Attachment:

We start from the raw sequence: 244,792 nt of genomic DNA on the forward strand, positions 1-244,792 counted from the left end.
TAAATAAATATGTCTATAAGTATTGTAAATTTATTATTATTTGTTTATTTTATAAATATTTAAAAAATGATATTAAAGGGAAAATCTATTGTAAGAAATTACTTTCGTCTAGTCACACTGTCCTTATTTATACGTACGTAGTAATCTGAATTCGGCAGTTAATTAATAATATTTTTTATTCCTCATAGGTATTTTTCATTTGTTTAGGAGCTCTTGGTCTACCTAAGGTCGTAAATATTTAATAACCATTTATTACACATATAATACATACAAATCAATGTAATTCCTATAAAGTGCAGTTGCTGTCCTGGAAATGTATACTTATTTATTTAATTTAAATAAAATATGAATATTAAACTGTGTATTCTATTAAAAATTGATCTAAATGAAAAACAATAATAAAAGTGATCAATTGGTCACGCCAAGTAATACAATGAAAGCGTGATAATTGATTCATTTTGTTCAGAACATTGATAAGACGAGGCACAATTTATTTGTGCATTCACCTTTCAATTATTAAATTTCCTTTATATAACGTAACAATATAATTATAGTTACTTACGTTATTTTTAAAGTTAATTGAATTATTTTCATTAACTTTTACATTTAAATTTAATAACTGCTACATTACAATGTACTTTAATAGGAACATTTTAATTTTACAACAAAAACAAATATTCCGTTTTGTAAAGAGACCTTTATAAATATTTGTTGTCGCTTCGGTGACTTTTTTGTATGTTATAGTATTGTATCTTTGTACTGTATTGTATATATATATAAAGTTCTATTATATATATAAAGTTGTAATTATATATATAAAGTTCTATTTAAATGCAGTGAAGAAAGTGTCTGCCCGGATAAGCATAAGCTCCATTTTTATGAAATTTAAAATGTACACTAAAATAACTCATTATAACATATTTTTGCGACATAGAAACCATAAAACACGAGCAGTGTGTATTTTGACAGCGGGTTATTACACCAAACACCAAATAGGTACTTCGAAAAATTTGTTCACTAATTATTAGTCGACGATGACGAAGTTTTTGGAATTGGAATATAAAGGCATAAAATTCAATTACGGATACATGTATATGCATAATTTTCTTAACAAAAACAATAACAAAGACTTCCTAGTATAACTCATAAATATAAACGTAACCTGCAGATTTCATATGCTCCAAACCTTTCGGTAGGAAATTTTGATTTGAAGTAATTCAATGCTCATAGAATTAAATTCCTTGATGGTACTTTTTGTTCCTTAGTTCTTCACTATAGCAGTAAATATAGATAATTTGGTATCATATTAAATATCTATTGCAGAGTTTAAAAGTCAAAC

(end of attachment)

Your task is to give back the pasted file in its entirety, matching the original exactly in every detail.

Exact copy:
We start from the raw sequence: 244,792 nt of genomic DNA on the forward strand, positions 1-244,792 counted from the left end.
TAAATAAATATGTCTATAAGTATTGTAAATTTATTATTATTTGTTTATTTTATAAATATTTAAAAAATGATATTAAAGGGAAAATCTATTGTAAGAAATTACTTTCGTCTAGTCACACTGTCCTTATTTATACGTACGTAGTAATCTGAATTCGGCAGTTAATTAATAATATTTTTTATTCCTCATAGGTATTTTTCATTTGTTTAGGAGCTCTTGGTCTACCTAAGGTCGTAAATATTTAATAACCATTTATTACACATATAATACATACAAATCAATGTAATTCCTATAAAGTGCAGTTGCTGTCCTGGAAATGTATACTTATTTATTTAATTTAAATAAAATATGAATATTAAACTGTGTATTCTATTAAAAATTGATCTAAATGAAAAACAATAATAAAAGTGATCAATTGGTCACGCCAAGTAATACAATGAAAGCGTGATAATTGATTCATTTTGTTCAGAACATTGATAAGACGAGGCACAATTTATTTGTGCATTCACCTTTCAATTATTAAATTTCCTTTATATAACGTAACAATATAATTATAGTTACTTACGTTATTTTTAAAGTTAATTGAATTATTTTCATTAACTTTTACATTTAAATTTAATAACTGCTACATTACAATGTACTTTAATAGGAACATTTTAATTTTACAACAAAAACAAATATTCCGTTTTGTAAAGAGACCTTTATAAATATTTGTTGTCGCTTCGGTGACTTTTTTGTATGTTATAGTATTGTATCTTTGTACTGTATTGTATATATATATAAAGTTCTATTATATATATAAAGTTGTAATTATATATATAAAGTTCTATTTAAATGCAGTGAAGAAAGTGTCTGCCCGGATAAGCATAAGCTCCATTTTTATGAAATTTAAAATGTACACTAAAATAACTCATTATAACATATTTTTGCGACATAGAAACCATAAAACACGAGCAGTGTGTATTTTGACAGCGGGTTATTACACCAAACACCAAATAGGTACTTCGAAAAATTTGTTCACTAATTATTAGTCGACGATGACGAAGTTTTTGGAATTGGAATATAAAGGCATAAAATTCAATTACGGATACATGTATATGCATAATTTTCTTAACAAAAACAATAACAAAGACTTCCTAGTATAACTCATAAATATAAACGTAACCTGCAGATTTCATATGCTCCAAACCTTTCGGTAGGAAATTTTGATTTGAAGTAATTCAATGCTCATAGAATTAAATTCCTTGATGGTACTTTTTGTTCCTTAGTTCTTCACTATAGCAGTAAATATAGATAATTTGGTATCATATTAAATATCTATTGCAGAGTTTAAAAGTCAAAC